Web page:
Diary Blog, 9 August 2021

Tweets seen

A textbook example of the unreality that was Corbyn-Labour. Tweeter “@jrc1921” actually showcases the calculations of BBC journalist Chris Mason, and does not seek to say that they are inaccurate, but persists in the idea that planting 200 trees per minute (i.e. more than 3 every second!) is both “feasible” and ” relatively conservative”!

True, a British equivalent of the 1970s Khmer Rouge could, in principle, get millions of people planting trees, even on such a scale. 100 million trees per year could be planted, were every single adult of appropriate age to plant 2 trees per year.

The devil is in the administrative detail. That is the unreality. Organizing 50 million people to plant 1 tree each, every 6 months. How? Where?

Not that I am against tree planting. Au contraire. Let’s do some good! Let’s have some fun!

See also: https://ianrobertmillard.org/2016/11/17/social-nationalism-and-green-politics/.

Political reality is what people can accomplish, and so to that extent is flexible, not fixed. Sometimes 2+2 can = 5… To that extent, I agree with the tweeter above, and not only with Chris Mason. Both are right, if you like…

More tweets

Exactly my position, in the mundane sense. I call it social nationalism.

Not sure why intelligent commentators such as Hitchens persist in trying to squeeze people and policies into the now almost meaningless “Left”/”Right” straitjacket(s).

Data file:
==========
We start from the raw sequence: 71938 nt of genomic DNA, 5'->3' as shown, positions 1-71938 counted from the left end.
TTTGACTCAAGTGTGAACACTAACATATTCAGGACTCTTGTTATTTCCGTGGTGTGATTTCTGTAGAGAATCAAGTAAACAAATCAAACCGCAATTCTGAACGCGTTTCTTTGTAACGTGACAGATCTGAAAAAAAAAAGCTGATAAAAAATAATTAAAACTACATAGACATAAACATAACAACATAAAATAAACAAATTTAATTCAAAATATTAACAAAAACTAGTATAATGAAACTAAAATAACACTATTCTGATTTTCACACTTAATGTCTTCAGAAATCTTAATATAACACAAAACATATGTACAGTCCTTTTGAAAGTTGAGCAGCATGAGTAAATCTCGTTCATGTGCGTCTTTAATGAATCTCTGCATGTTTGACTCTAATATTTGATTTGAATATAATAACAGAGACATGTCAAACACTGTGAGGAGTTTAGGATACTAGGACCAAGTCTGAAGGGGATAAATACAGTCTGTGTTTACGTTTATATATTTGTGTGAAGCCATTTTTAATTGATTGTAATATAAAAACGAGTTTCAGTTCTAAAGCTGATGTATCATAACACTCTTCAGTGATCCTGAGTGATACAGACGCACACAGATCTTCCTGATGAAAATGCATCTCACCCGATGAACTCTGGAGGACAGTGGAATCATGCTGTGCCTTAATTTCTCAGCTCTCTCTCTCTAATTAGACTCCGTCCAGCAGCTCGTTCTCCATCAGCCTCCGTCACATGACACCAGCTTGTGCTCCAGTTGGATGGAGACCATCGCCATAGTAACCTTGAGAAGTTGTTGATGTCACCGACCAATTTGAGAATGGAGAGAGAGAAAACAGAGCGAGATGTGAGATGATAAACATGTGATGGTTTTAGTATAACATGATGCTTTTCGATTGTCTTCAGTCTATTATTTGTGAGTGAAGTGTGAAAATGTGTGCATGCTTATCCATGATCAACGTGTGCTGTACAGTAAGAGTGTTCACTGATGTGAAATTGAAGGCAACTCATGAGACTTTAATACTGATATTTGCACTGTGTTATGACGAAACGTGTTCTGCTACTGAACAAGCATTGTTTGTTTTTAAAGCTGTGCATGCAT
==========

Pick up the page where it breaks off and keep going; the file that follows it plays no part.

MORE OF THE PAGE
…and guess (((who))) or (((what))) is behind most of the repression of opinion in the UK? The (((You know who)))…

Exactly. Two moribund political parties. For the electorate, a false binary choice with, in general, the same sort of policies coming out in the end (in government).

The early 1960s (or late 1950s) comment about “redbrick” university expansion, by (?) Kingsley Amis [https://en.wikipedia.org/wiki/Kingsley_Amis], that “more will mean worse“, may have been partly snobbism, but God knows what he would have made of the 2021 situation, with so many “McUniversities” that one has not even heard the names of many of them; God only knows, also, what Amis would have thought of a Government minister (James Cleverly), whose “degree” is apparently in “Hospitality Management”; https://en.wikipedia.org/wiki/James_Cleverly#Early_life_and_education.

Of course, the young people, say under 21, who support the nonsense put out by Extinction Rebellion and Greta Nut, were only 9 (or younger) when the chaotic and ludicrous 2009 Climate Change conference was held in Copenhagen. I remember it mainly for the little monkey who was President or Prime Minister for the Maldives, and who was constantly excitedly clapping above his head, especially when some delegates said that Europe should direct much money to countries facing inundation (in fact, 12 years on, and the Maldive islands are still there…). https://www.csmonitor.com/USA/Politics/The-Vote/2009/1220/Chaos-in-Copenhagen-behind-the-scenes-at-global-warming-summit

There may be climate change, in some degree (e.g. Australia is now certainly much hotter than it was in the 1960s when I was there), but that has happened throughout history. Humanity is only partly responsible. Moreover, whatever Britain, or even Europe does, is of small, indeed minimal, importance. Britain’s CO2 “emissions” are about 1% of the global whole.